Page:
Controversial 'New Events' in RE-LY Trial Now Published

September 25, 2014

BOSTON, MA — Lead RE-LY investigators have published slightly revised outcomes numbers for the trial based on cases of stroke and major bleeding that came to light partly in conjunction with litigation against Boehringer Ingelheim (BI)[1]. The "additional events" are in fact not new information per se, as they have already been widely discussed in the media and even medical publications.

The tweaks to the outcomes database appear to only negligibly alter some relative risks, confidence intervals, and p values for stroke, embolism, and bleeding outcomes, based on a table accompanying the new paper, a letter published September 24, 2014 in the New England Journal of Medicine. And according to the correspondents, led by co–principal investigator Dr Stuart J Connolly (McMaster University, Hamilton, ON), they do not change the conclusions of the trial as previously published.

RE-LY, which pitted two dosages of Boehringer Ingelheim's oral direct thrombin inhibitor dabigatran (Pradaxa) against warfarin in patients with nonvalvular atrial fibrillation, showed steep and significant drops in the risks of stroke/peripheral embolic events and of hemorrhagic stroke with the new agent. But bleeding was an issue at its higher dosage, and the trial's legacy has been dogged by claims of originally unreported bleeding events and by cases of bleeding associated with dabigatran after it came to market.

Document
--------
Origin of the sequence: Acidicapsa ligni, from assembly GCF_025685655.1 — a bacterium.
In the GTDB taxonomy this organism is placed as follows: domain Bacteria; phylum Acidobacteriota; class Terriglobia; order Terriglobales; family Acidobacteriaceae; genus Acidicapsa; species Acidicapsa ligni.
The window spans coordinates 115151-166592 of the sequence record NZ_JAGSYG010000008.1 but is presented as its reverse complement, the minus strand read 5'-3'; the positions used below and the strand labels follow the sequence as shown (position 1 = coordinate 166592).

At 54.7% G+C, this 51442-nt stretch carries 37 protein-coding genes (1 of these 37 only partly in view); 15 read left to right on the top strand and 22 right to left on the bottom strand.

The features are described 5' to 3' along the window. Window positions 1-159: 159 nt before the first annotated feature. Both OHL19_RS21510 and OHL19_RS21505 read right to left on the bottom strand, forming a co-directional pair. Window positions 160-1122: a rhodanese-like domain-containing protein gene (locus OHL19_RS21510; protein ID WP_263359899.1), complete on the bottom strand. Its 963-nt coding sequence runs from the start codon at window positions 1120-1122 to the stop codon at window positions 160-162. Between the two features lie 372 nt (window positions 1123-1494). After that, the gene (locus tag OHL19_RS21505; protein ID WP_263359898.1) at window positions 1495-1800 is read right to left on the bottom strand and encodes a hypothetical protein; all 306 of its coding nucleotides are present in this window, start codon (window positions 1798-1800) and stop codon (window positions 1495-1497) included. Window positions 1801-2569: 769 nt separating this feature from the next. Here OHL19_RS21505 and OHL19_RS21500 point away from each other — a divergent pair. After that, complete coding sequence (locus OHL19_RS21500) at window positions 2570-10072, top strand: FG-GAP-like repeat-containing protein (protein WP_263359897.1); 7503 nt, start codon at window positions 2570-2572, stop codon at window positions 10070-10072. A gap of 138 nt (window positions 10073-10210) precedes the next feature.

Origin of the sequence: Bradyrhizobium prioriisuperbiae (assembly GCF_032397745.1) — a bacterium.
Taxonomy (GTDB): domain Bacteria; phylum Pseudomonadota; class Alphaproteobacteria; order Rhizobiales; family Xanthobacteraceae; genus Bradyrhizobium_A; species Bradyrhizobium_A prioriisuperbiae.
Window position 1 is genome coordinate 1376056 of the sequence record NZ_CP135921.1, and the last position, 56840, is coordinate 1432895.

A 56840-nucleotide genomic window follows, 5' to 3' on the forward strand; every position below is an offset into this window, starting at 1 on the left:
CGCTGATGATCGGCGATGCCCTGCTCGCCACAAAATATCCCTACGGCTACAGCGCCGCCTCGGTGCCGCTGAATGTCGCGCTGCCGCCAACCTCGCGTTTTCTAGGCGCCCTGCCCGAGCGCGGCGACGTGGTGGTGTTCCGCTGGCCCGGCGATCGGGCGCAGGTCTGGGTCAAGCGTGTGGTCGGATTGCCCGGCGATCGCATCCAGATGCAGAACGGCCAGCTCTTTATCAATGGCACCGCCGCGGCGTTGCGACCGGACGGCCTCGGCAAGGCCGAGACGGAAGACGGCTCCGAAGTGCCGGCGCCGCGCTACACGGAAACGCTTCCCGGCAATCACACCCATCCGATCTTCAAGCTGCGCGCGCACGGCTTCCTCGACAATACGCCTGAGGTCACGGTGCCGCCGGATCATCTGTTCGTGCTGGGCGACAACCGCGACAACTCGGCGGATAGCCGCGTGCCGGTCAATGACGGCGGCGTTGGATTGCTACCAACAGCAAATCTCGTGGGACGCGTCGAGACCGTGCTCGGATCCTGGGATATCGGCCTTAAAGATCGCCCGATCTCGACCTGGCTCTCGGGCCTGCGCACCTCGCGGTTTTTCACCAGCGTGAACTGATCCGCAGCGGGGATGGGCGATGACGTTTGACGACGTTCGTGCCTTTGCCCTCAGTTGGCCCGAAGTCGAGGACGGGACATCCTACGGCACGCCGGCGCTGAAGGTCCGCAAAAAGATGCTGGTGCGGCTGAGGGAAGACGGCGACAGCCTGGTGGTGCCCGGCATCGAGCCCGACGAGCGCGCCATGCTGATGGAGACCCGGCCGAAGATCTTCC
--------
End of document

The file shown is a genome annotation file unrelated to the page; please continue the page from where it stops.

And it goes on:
The company conducted a review of the trial's 1387 deaths to determine whether those cases included any bleeding or embolic events that weren't included in the original report, according to the letter. "In addition, seven possible cases were identified by plaintiffs' attorneys in a lawsuit related to dabigatran."

Those cases were evaluated by leaders of the trial's adjudication committee, which "concluded that there were 20 cases in which another unreported event had occurred in addition to the reported death and two cases in which there was an additional major bleeding episode that was not related to the death."

Those 22 cases included two strokes and 20 major bleeding events. Of those 20 major bleeds, according to Connolly et al, 18 had been identified in patients whose deaths had already been included in the mortality data.

"Connolly reports grants and personal fees from Boehringer-Ingelheim, grants and personal fees from Bristol-Myers Squibb/Pfizer, grants from Merck, grants and personal fees from Sanofi, grants and personal fees from Bayer, personal fees from Portola, grants from St Jude Medical, grants from Boston Scientific outside the submitted work; and an institutional research grant from Boehringer-Ingelheim." Disclosures for the coauthors are listed here.


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